The attitudes of ERISA plan sponsors toward the incorporation of ESG factors into their plans have followed stages that have reflected the PRI’s approach to the US market. Each stage has required distinct approaches, arguments and strategies.
The first stage involved clarifying to all stakeholders in the ERISA eco-system that the incorporation of ESG and economically targeted investments (ETI) was not prohibited by US policy makers. This included broad education and articulation of the basic tenets of ESG incorporation.
The frame then shifted to demonstrating the clear economic benefits of ESG incorporation to plan participants and beneficiaries, and to argue for plan sponsors and other stakeholders to act. Building on quantitative data and research into the benefits of ESG incorporation in risk management, the focus was on connecting ESG incorporation to investment performance. Finally, through the recent report, Fiduciary Duty in the 21st Century, the focus has broadened to make the point that fiduciaries now have an obligation to integrate ESG factors if they are to fulfill their fiduciary duties. ESG incorporation is now viewed as an essential tool to identify and address investment risks and opportunities, such as climate change mitigation and adaptation.
Stakeholders will drive ESG incorporation more than policy
Given that any clear policy directives supporting ESG incorporation remain highly unlikely in the US, the growth of ESG incorporation in the ERISA market will be driven less by policy and more by companies seeing ESG incorporation as a business imperative and source of competitive advantage as they seek to build corporate cultures and CSR initiatives that attract and retain the best talent. Members of the general public, and specifically beneficiaries, are expected to increasingly engage with plan sponsors on the environmental and societal impact of retirement assets. Given this increased awareness of ESG among stakeholders, a long-term increase in ESG incorporation in the US remains likely.
ERISA retirement plans in the US
In the United States, private sector retirement plans are subject to the provisions of ERISA. The act sets standards for fiduciaries of defined benefit and defined contribution plans based on the principle of a prudent person standard. Under ERISA, plan sponsors and other fiduciaries generally must:
(1) Act solely in the interest of the plan participants and beneficiaries;
(2) Invest with the care, skill, and diligence of a prudent person with knowledge of such matters; and
(3) Diversify plan investments to minimize the risk of large losses. Plan sponsors that breach any of these fiduciary duties can be held personally liable.
The Employee Benefits Security Administration (EBSA), part of the US Department of Labor (DOL), is responsible for enforcing the fiduciary responsibility provisions of ERISA and issuing related regulations and guidance. Although public sector and religious plans are exempt from the provisions of ERISA and the jurisdiction of the DOL, these plans often look to ERISA principles as a benchmark for best practice in meeting common law fiduciary standards in their governance.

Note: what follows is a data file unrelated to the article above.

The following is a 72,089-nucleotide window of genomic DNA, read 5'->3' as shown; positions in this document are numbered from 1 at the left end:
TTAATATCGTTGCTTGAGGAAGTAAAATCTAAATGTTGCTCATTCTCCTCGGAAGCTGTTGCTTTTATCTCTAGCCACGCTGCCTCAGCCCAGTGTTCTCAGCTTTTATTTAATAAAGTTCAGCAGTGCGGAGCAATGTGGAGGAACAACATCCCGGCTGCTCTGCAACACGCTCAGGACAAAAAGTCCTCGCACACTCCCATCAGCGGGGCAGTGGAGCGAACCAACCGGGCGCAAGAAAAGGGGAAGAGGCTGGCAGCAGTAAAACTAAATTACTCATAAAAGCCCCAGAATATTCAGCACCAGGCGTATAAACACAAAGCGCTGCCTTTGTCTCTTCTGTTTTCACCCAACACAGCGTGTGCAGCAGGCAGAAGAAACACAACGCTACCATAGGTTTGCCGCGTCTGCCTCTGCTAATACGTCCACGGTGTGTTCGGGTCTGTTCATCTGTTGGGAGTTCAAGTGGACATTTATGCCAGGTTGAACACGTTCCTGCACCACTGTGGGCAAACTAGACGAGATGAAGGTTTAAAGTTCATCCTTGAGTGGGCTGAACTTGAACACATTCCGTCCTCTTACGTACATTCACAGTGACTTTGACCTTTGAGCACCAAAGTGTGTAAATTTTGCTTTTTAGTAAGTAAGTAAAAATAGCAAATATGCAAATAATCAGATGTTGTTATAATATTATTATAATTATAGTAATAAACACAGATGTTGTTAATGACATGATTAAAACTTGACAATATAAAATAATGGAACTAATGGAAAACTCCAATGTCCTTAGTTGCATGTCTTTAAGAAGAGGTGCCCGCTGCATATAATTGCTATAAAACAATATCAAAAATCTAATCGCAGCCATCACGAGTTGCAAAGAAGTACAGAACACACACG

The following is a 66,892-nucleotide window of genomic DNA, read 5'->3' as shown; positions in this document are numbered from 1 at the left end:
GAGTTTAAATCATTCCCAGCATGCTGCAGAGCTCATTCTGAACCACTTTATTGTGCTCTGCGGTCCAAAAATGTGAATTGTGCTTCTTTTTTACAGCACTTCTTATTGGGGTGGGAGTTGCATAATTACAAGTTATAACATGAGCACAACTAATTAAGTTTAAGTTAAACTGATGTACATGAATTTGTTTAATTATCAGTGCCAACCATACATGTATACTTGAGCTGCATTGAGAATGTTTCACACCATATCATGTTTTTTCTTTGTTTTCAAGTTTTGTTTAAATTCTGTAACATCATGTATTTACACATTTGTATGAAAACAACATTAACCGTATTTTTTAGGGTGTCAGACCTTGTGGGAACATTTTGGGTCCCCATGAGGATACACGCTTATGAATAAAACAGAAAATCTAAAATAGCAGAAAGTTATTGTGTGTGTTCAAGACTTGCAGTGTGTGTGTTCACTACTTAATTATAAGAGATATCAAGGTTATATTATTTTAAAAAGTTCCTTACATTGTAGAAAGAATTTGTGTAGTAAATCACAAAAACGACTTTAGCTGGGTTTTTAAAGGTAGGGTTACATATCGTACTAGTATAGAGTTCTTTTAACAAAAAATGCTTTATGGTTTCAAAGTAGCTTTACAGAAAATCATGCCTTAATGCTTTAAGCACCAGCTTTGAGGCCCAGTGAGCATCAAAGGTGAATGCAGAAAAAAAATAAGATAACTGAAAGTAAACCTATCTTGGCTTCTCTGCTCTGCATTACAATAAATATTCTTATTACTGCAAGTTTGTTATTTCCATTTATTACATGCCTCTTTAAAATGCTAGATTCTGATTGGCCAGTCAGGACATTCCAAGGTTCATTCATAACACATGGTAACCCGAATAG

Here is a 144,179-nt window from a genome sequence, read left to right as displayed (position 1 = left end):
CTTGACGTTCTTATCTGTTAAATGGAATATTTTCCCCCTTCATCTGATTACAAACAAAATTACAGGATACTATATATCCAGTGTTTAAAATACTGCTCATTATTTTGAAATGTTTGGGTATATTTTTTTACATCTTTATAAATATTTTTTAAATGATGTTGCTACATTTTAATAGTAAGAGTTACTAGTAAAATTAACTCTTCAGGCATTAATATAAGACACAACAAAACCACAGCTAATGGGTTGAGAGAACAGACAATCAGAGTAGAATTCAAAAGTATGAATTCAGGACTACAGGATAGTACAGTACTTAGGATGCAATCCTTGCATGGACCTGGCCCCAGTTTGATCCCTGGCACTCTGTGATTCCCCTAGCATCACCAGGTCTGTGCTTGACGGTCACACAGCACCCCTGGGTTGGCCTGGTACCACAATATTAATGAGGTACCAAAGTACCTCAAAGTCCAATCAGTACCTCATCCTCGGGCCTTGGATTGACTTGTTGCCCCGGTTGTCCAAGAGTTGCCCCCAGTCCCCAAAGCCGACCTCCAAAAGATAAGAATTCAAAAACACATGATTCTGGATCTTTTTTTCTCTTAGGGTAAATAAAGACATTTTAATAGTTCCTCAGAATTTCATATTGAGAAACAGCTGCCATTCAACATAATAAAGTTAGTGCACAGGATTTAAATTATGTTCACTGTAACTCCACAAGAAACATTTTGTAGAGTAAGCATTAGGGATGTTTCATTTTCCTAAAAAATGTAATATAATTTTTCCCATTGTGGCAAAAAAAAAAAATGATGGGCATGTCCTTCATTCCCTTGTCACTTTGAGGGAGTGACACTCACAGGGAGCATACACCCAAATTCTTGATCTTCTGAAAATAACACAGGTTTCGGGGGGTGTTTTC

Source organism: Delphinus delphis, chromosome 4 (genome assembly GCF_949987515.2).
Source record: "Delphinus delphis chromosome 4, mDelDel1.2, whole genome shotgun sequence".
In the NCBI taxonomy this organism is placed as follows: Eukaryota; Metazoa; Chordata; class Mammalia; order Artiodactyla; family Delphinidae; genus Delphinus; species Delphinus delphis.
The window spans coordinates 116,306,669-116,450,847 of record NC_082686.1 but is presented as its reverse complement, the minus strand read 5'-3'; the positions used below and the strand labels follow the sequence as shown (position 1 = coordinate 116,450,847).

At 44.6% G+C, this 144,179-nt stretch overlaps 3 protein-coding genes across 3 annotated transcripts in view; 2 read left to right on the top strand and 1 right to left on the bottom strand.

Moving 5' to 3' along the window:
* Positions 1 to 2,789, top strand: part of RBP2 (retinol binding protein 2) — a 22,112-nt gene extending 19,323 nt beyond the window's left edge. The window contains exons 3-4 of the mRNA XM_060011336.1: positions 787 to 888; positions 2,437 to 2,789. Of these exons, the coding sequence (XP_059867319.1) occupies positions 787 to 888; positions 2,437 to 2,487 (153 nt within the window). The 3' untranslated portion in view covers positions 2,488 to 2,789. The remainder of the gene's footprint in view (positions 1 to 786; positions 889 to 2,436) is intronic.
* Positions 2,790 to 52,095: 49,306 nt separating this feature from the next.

Public sector plans are subject to federal and state laws other than ERISA, and their investment management is typically overseen by a board of trustees; however, their governance is also similar to the ERISA prudent person standard.
Defined benefit and contribution plans and qualified default investment alternatives
Private sector retirement plans in the US are typically either defined contribution (DC) or defined benefit (DB). Within a DB plan, the beneficiary is provided a monthly retirement benefit commencing at retirement based on factors such as years of service and salary, with the company obliged to provide the specified benefit. For decades, US companies have sought to reduce their corporate pension liabilities by closing DB plans and offering DC plans in their place.
In a DC plan, the employee has the option to participate and make tax-favored contributions during the period of employment. The company’s direct costs are typically confined to plan administration. However, most firms now provide a modest contribution match of 1-3% of the employee’s income as an incentive for employee participation. The employee chooses from a menu of investable options, making all investment decisions and assuming all investment performance risk. However, the menu of investable options is determined by the company. When employees change jobs, they maintain ownership of the funds accrued and are eligible to transfer their funds to another retirement plan.
In order to increase employee participation, plan sponsors may choose to automatically enroll eligible workers in a DC plan. When the employee does not select an investment option, the plan beneficiary may provide a default investment option. The DOL has specified criteria for these qualified default investment alternatives (QDIAs) that offer plan sponsors a “safe haven” from liability when they are included.